Defaulting rather than exception

As part of our fact-finding for the migration we were working on, we looked at several previous migration projects to learn from them. One idea that one particular migration had adopted was defaulting rather than exception out any data that fails. Obviously the type of data you are migrating and the capabilities of the target system have a big bearing on how successful this strategy will be.

This isn’t a substitute for not doing proper data profiling and associated data cleansing before the migration. When doing the trial runs you should also be reviewing the outcome of these and doing any data cleansing to fix any data errors. When the actual migration occurs, the number of exceptions should be minimal.

The goal of this strategy is to get as much data into the target system with each migration. If doing a single migration the chance of an exception occurring that requires backing out the entire migration is greatly reduced. If doing multiple migrations then this reduces the occurrence where something fails and has to be backed out and then scheduled into the next migration.

The first consideration is what type of data you are migrating and the types of errors that can occur during the migration. These errors can include:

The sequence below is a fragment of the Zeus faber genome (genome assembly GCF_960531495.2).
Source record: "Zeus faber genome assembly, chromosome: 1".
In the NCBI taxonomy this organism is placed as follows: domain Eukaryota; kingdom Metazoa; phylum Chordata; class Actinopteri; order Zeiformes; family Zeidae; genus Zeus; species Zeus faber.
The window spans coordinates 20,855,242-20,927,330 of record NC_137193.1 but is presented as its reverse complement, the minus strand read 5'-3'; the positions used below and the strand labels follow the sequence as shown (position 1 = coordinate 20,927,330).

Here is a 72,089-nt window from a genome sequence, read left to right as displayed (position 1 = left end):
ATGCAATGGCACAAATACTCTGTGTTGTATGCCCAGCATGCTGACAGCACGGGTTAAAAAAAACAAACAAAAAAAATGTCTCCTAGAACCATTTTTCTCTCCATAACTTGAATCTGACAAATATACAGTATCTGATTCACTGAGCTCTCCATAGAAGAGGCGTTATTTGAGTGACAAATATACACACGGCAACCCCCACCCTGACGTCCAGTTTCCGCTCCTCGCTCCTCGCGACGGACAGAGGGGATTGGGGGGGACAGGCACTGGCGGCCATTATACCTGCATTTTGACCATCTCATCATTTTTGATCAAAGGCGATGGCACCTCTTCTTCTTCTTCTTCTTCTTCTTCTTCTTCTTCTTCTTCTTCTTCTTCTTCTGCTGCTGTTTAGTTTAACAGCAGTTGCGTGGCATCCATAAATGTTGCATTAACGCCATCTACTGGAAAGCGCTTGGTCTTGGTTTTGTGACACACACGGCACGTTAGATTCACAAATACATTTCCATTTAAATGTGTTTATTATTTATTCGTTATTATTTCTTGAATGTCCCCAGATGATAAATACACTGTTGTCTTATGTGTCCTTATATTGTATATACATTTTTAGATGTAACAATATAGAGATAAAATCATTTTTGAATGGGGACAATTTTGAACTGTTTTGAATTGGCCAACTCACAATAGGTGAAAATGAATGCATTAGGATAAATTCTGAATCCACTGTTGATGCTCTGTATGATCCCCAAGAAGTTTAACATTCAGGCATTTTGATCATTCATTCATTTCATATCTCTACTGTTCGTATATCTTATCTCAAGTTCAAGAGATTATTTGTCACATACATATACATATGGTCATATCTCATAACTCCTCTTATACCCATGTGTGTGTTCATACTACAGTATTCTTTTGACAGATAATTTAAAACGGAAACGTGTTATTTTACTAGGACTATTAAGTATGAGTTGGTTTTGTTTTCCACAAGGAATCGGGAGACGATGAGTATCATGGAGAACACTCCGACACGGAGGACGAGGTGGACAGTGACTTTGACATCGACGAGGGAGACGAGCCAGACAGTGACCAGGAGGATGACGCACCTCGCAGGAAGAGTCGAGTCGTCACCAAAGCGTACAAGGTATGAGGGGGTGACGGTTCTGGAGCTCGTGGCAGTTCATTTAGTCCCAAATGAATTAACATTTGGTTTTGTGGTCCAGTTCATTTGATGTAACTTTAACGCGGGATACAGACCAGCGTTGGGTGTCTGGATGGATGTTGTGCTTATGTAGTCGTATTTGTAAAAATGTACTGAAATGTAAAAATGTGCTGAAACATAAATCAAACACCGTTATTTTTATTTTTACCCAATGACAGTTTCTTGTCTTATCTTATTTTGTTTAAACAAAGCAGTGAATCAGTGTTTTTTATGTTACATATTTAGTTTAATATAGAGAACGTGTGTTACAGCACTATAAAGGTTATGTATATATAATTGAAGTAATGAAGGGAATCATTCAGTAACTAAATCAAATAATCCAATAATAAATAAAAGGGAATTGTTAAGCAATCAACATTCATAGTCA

• Data type errors
  • Referential integrity rules
  • Business rules

For each of the data entities that you identify you need to look at the errors that can occur and develop an appropriate “default” entity that you can load these into. It could be as simple as creating a “draft” status for an order where no rules are enforced and then use this. It would be best to have this status unique for the migration as you will need to go over all the data placed in this status and manually repair these.

The range of exceptions that can and probably will occur will be varied, but if you have done adequate profiling and give enough thought you should come up with some appropriate scenarios. The key to doing this is to have an appropriate process in place to go through the entities that have been “defaulted” and make necessary fixes to move these entities into a valid state.

The concept is relatively simple but developing the business rules to apply will be the hard part. In effect it is just a mapping rule to say if it doesn’t fit one of these, then shove it in here.


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One Response to “Defaulting rather than exception”

  1. Migration Summary « What is an Architect? Says:

    […] What is an Architect? « Defaulting rather than exception […]

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